Take the anxieties surrounding environmental change, for example. There has been evidence of the negative effects humans are having on the climate since around the 1960s, but still most people have not changed their everyday practices – give or take buying some recycling bins for their kitchens.”
So, do you think the decrease in pollution rates in different cities will not affect people’s perception of our impact on environment?
Roger: “Sadly, not really. Early on in the pandemic we had some interesting infographics and satellite images about pollution-free skies, and some spectacular images of the air in Delhi and Shanghai looking like it did 40 years ago. But scientific data and public knowledge about the deleterious effects of factories, power plants and commercial air travel on the environment have been available for decades.
In actuality, the majority of people continue to see what they want to see, or what is convenient to see. In principle we – citizens, scientists, politicians, CEOs – might express more climatic anxiety or be more anthropocentically conscious , but in practice, most of us will continue in our self-satisfied consumerist comforts. I mean, I’d love to own a Tesla, but at the moment in Finland it’s unfortunately just vastly easier and cheaper to buy Diesel.”
Focusing on specific areas, what traces will the pandemic leave on the use of technology?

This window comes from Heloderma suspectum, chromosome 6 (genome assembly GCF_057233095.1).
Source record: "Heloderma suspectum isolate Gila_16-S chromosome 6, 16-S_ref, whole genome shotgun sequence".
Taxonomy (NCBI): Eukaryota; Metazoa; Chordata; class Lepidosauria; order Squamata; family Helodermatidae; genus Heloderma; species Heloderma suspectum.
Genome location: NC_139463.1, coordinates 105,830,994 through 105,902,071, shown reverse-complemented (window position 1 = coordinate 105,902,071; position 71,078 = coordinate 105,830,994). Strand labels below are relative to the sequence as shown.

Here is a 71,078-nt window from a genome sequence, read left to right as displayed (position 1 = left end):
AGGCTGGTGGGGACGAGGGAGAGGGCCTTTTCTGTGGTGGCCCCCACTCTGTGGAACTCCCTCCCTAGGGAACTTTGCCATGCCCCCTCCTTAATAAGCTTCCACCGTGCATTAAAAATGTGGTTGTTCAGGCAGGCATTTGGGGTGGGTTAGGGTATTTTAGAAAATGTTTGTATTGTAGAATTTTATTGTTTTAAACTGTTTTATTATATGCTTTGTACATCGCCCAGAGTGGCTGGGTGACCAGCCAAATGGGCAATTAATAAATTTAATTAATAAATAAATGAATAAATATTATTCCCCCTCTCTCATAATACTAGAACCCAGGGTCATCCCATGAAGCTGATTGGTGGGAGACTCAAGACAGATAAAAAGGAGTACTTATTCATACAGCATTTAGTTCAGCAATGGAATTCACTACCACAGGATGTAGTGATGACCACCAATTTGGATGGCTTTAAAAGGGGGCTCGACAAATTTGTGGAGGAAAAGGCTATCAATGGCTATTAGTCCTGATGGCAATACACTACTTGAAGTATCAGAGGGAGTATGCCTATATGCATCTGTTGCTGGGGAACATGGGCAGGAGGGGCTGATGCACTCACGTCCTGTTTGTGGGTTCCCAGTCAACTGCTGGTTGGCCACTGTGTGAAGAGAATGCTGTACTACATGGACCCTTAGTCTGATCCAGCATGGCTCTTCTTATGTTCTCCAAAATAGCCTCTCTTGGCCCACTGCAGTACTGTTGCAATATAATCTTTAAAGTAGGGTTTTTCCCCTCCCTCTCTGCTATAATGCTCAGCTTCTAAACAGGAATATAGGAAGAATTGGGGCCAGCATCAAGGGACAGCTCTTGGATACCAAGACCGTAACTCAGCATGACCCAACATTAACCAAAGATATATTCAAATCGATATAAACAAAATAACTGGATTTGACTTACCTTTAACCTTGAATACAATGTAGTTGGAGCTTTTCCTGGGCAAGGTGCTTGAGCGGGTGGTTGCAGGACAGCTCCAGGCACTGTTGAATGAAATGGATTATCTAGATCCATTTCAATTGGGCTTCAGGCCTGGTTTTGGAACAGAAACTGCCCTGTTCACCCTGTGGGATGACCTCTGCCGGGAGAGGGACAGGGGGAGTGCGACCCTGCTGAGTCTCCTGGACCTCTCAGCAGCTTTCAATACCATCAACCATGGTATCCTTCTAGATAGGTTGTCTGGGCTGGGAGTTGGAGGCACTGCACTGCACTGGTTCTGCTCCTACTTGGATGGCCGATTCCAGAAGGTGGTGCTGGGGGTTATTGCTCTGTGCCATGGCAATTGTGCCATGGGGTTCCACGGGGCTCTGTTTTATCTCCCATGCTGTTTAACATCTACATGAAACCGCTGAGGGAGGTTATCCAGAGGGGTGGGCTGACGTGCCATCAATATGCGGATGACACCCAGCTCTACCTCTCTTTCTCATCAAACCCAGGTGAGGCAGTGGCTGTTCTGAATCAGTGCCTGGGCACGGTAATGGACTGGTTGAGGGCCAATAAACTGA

Roger: “Our relationship to technology has changed a lot over the past 20 years with the advent of the Internet, the explosion of Internet and virtual technologies, and the progression of mobile computing. We can now lead completely remote lives and still have nearly all the services and products we could ever need or want.
Indeed, the prevalence of digital platforms such as Facebook, Zoom and Amazon might be the primary reason the world didn’t completely fall apart during lockdown. It’s already clear that COVID-19 is pushing forward innovation in mobile computing and remote learning technologies, and in services related to data transfer, communication and e-health. Online pedagogy and electronic diagnoses of medical conditions have been available for some time now, but the pandemic has shown how developing these further is essential to our hypermobile lives.”
Hannu: “Working from distance will increase, and in some cases even continue as it already is after this rapid change due to the corona outburst, but only in certain fields that don’t necessitate physical contact and physical presence. Instead, and hopefully, for example caring professions will not turn any further towards caring from distance, because it might have other devastating impacts on human well-being and the functioning of society in general.”
Do you think the concept of well-being will be changed after this pandemic?
Hannu: “Not really, we have already two main discourses which are partially working in their own realms, but partially overlapping, and these discourse-practice realms are a) more holistic medical and medicine health focus, and b) sociocultural and mental well-being focus. So, this divide will probably just stay as it is, but issues and topics do overlap in certain approaches as it does already today.”
Finally, do you think COVID-19 will affect our conception of diseases?
Roger: “While though I do think that our experiences of the pandemic will absolutely increase our appreciation for healthcare services and staff, and that we are likely to remain more aware about contagions and the transmissibility of diseases, I am hesitant to say that there are going to be long-term changes in this regard. That said, I’m not a doctor – or at least not the right kind.”